If you’ve been reading about the possible contaminants in most pubic drinking water, you might be thinking about getting a water filter so you can have cleaner water in your home. But do you really need one?
When you find that your water has a odd taste, smell or appearance (rusty or cloudy), then it will be rather obvious that you need to take some steps to improve the quality. But if you have water that seems “fine”, that is another matter.
First of all, you should have your water tested to really see what you are working with in the first place. All municipal systems are going to be different so you shouldn’t make any assumptions about your water. Any drinking water in the United States could have low levels of:
- Chemical solvents
- Fertilizers, pesticides, herbicides
- Heavy metal residues
- Traces of gasoline, diesel, other fuels
- Biological waste
- Many other chemical compounds
Though this is a scary list, these contaminants are all permitted in low concentrations by the Environmental Protection Agency (EPA). You can do a little research to see exactly what levels are allowed and what levels are considered to be “safe”. Since water supplies are monitored and regulated, you should expect that your water is below these levels. But of course, nothing is perfect which is why you should get some testing done to see for yourself.
The EPA website maintains a state-by-state listing of water certification offices, and they can direct you to labs that will test water for private citizens. Check with each office to see the proper procedure and if there are any costs associated with the tests. Once you get the results, you can start making water filter decisions. Not all filters operate the same way and they don’t all remove the same compounds from water.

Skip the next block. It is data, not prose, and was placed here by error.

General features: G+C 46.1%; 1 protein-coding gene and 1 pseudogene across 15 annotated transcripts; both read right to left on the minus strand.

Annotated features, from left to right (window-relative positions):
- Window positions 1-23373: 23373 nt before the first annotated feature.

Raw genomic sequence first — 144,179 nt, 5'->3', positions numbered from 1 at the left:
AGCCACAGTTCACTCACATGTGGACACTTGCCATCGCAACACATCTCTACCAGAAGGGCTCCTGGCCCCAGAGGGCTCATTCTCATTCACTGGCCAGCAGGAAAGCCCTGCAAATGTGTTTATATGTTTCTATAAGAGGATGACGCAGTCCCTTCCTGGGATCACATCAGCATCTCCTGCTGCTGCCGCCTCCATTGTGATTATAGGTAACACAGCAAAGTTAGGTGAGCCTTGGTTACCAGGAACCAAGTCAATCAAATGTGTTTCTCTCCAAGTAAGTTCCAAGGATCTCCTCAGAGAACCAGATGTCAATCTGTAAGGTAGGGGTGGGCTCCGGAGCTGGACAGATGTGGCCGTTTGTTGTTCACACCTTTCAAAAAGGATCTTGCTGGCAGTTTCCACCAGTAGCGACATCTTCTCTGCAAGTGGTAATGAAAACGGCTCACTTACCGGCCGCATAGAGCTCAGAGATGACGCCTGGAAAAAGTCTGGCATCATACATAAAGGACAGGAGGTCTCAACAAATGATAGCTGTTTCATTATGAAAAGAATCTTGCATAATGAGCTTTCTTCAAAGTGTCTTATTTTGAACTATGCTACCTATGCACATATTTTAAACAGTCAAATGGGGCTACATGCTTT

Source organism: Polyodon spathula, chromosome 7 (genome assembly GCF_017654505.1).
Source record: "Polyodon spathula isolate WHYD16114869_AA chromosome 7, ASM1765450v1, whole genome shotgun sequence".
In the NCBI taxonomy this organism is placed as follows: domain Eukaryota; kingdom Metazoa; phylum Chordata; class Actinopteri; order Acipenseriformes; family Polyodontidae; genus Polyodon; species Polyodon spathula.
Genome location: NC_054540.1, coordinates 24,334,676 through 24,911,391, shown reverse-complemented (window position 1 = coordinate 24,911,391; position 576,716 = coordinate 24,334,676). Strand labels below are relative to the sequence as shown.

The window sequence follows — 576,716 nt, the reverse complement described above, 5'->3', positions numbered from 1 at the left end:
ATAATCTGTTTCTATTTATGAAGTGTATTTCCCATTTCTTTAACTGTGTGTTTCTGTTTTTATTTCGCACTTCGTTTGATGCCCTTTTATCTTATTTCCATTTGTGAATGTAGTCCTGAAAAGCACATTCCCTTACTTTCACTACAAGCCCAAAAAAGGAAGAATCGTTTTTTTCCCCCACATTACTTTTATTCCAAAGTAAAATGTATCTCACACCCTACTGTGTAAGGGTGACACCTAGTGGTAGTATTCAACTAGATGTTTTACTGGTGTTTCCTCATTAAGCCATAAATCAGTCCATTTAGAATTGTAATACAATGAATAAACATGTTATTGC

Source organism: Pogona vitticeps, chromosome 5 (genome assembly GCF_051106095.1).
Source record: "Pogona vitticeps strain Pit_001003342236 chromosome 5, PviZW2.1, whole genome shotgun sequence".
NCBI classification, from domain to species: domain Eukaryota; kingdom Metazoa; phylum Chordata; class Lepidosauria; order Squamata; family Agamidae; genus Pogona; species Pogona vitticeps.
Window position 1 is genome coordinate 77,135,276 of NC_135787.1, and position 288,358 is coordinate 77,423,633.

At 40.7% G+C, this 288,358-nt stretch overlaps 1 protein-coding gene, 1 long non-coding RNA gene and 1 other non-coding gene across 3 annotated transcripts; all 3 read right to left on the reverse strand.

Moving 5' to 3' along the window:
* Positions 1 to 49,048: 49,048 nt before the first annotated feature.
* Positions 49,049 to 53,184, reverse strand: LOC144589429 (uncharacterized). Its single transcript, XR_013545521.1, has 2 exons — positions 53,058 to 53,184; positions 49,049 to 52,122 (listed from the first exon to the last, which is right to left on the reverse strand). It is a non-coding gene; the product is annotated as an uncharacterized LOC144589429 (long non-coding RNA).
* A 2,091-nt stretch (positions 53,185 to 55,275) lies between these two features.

A basic jug filter or simple tap filter will do wonders at removing sediments, rust and chlorine. But if you have further contaminants in your water, you will need to look a little larger in order to get a really effective water filter system. Check the specifications on multiple units to see what they all will remove from your water. It would be a shame to spend a few hundred dollars on a system that won’t actually help you with the particular contaminants you have to deal with.
You do need to be realistic about your expectations when considering the purchase of a water filter. Nothing will create a 100% clean and pure water supply for you, so you will have to come to accept some levels of contamination in your drinking water. Once you have it installed, it’s a good idea to get your water tested again in order to really see that an improvement is being made.